It’s capital city, Quito, sits dramatically squeezed between peaks. Warm and relaxed, the streets are overflowing with native markets, shamanistic healers, and fourth-generation hat makers.

Start point?
You will be met at Quito Airport. You can book any flight that suits you. Your host will be in touch before your trip to finalise details.

Finish point?
You will be dropped off at Quito Airport. Your host will be in touch before your trip to finalise details.

Getting there and away?
Quito Airport (UIO) is served by regular inexpensive flights. You can get any flight that suits you, but make sure they fit the times above to take advantage of the included transfers. Your host will contact you before you leave to check your arrival and departure plans.

For extra financial protection against unforeseen circumstances, we recommend you book your flights using a credit card.

What to Expect

Friday: Arrive in Quito

Today, you’ll arrive at Quito airport and be taken to a boutique hotel on the outskirts of the city, in Puembo. Get settled for a good night’s rest ahead of an early start in the morning.

30-minute drive

Saturday: Ride to Zuleta Valley

You’ll be on the road early this morning as you take the 2-hour drive to the city of Otavalo. This stunning drive will take you through arid valleys and into Imbabura, a province also known as the ‘Land of the Lakes’.

Around mid-morning, you’ll get to know your horse on a nice easy ride following a trail past hamlets of adobe huts, though colourful quinoa fields, and onto the slopes of the extinct Imbabura Volcano.

Your ride will come to an end at a hacienda in the spectacular Zuleta Valley where you will stay for the night.

Sunday: Ride to San Pablo

This morning, you will take the breathtaking ride through the Andes landscape to San Pablo.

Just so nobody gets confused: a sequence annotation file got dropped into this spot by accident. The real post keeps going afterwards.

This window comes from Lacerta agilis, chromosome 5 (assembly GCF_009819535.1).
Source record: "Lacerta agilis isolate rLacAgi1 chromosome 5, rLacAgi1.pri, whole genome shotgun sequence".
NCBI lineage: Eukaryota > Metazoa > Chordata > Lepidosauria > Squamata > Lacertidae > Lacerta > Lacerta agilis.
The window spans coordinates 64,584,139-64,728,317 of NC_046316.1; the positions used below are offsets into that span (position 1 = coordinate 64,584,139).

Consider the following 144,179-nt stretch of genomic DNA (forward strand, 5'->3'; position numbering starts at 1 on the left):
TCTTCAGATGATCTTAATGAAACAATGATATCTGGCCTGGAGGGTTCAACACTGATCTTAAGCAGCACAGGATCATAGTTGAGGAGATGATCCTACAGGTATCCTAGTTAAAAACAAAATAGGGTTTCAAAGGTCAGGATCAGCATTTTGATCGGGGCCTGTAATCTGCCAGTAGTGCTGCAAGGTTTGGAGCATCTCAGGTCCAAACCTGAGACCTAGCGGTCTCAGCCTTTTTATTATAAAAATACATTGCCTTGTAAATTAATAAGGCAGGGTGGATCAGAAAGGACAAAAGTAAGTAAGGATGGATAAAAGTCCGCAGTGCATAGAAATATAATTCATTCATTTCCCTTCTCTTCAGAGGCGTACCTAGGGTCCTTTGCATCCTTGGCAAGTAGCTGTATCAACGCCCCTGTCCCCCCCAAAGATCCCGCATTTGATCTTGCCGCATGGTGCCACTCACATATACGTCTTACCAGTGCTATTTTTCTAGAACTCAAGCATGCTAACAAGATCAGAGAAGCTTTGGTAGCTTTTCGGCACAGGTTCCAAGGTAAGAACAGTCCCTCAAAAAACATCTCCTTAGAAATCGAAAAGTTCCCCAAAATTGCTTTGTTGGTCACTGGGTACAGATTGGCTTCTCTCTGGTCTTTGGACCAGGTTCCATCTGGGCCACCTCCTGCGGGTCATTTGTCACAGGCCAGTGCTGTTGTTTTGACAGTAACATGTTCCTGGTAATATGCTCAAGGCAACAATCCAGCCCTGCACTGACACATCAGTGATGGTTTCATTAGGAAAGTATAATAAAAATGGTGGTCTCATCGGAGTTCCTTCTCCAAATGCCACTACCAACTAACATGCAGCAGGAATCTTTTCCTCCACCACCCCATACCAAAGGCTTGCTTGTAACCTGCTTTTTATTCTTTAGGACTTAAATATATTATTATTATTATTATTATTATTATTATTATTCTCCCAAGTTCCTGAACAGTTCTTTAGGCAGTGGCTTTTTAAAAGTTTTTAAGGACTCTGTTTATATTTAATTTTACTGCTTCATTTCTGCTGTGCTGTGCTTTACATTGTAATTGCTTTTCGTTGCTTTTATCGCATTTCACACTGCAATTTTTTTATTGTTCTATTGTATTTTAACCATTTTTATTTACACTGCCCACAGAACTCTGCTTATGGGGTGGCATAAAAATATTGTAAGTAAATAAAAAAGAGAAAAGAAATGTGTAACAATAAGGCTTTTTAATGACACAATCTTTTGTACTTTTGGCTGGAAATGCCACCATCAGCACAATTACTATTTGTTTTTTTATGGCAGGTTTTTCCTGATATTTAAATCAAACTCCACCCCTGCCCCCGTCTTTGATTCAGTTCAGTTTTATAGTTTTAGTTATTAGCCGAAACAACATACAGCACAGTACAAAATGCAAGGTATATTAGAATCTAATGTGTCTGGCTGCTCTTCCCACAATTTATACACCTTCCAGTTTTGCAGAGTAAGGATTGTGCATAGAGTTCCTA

On arrival, you will visit the Condo Park, a foundation dedicated to the protection and rescue of rare birds. As well as stunning panoramic views over Otavalo, the park’s surroundings are home to the local indigenous market, the waterfall of Peguche, the sacred tree of Lechero, and the spectacular lagoons of Mojanda.

Explore the park and take a photograph or two from some fantastic viewpoints before taking the short drive (10 minutes) to Hacienda Pinsaqui where you will spend your evening.

Monday: Ride from Cochapata to Piñan

This morning, you will drive across the valley to meet the local Criollo horses at Cochapata. From here, you will begin a stunning ride across the vast paramo to the remote village of Piñan; swirling grass beneath you, with condors, eagles and hawks above.

As you ride the highland you will ascend to 3658m before you crest the mountain and descend 2438m. Your final stop will be at a lodge in Piñan. Here you will rest, refuel, and stay for the night.

1-hour drive

Tuesday: Dental and Obstetrics Programme

Today, you will deliver Red Cross dental and obstetric care to the people of Piñan. The camp will open at 10:00 and close at around 16:00, or when the last patient has been seen.

After a long and rewarding day, you will return to the lodge to stay another night in Piñan.

Wednesday: Tropical cloud forest and coffee plantation

You’ll leave Piñan early this morning and ride out through the paramo into the tropical cloud forest. In vast contrast to your surroundings over the past few days, you’ll find yourself amongst mountain bamboo, passion fruit and coffee trees.

You will dismount at a coffee plantation which will also be your lodge for the night. With your room surrounded by coffee and banana trees, there really is nothing like waking to the smell of fresh coffee in the morning.

Thursday: Journey to the Hacienda La Cienega

Kick-starting your day this morning with a tour of a fair-trade coffee plantation will ensure you are adequately caffeinated for the trip ahead into the Amazon.

By mid-morning, you will begin to make your way to the exceptional Hacienda La Cienega in the low-lying cloud forest. You’ll stop for lunch on the way in Otavalo and make time to walk through the native market, packed with traditional handicrafts and textiles.